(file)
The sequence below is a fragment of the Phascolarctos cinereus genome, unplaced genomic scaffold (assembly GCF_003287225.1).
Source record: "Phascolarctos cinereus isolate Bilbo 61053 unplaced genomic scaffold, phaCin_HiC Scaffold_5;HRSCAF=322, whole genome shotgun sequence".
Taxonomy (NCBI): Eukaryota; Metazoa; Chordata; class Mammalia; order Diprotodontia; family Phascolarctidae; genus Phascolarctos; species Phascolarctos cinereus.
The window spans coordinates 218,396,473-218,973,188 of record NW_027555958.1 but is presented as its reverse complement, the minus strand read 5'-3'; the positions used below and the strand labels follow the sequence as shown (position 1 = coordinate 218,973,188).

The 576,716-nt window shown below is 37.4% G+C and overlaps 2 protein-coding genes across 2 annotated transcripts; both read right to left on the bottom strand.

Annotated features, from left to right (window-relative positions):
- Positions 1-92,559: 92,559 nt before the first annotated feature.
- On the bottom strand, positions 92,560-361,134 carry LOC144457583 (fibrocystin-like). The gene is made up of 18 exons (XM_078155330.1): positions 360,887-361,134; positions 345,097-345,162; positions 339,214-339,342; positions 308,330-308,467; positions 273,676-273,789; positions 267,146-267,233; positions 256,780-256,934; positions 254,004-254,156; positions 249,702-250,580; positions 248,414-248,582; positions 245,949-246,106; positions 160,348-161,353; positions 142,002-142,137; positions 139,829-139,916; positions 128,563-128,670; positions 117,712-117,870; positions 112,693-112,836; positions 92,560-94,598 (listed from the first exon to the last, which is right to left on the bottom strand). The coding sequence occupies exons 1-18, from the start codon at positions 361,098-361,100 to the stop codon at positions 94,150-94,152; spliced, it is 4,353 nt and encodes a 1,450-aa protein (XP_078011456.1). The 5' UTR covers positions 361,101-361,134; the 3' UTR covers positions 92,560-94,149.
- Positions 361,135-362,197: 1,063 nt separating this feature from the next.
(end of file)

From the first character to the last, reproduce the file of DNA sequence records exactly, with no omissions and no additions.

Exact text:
The sequence below is a fragment of the Phascolarctos cinereus genome, unplaced genomic scaffold (assembly GCF_003287225.1).
Source record: "Phascolarctos cinereus isolate Bilbo 61053 unplaced genomic scaffold, phaCin_HiC Scaffold_5;HRSCAF=322, whole genome shotgun sequence".
Taxonomy (NCBI): Eukaryota; Metazoa; Chordata; class Mammalia; order Diprotodontia; family Phascolarctidae; genus Phascolarctos; species Phascolarctos cinereus.
The window spans coordinates 218,396,473-218,973,188 of record NW_027555958.1 but is presented as its reverse complement, the minus strand read 5'-3'; the positions used below and the strand labels follow the sequence as shown (position 1 = coordinate 218,973,188).

The 576,716-nt window shown below is 37.4% G+C and overlaps 2 protein-coding genes across 2 annotated transcripts; both read right to left on the bottom strand.

Annotated features, from left to right (window-relative positions):
- Positions 1-92,559: 92,559 nt before the first annotated feature.
- On the bottom strand, positions 92,560-361,134 carry LOC144457583 (fibrocystin-like). The gene is made up of 18 exons (XM_078155330.1): positions 360,887-361,134; positions 345,097-345,162; positions 339,214-339,342; positions 308,330-308,467; positions 273,676-273,789; positions 267,146-267,233; positions 256,780-256,934; positions 254,004-254,156; positions 249,702-250,580; positions 248,414-248,582; positions 245,949-246,106; positions 160,348-161,353; positions 142,002-142,137; positions 139,829-139,916; positions 128,563-128,670; positions 117,712-117,870; positions 112,693-112,836; positions 92,560-94,598 (listed from the first exon to the last, which is right to left on the bottom strand). The coding sequence occupies exons 1-18, from the start codon at positions 361,098-361,100 to the stop codon at positions 94,150-94,152; spliced, it is 4,353 nt and encodes a 1,450-aa protein (XP_078011456.1). The 5' UTR covers positions 361,101-361,134; the 3' UTR covers positions 92,560-94,149.
- Positions 361,135-362,197: 1,063 nt separating this feature from the next.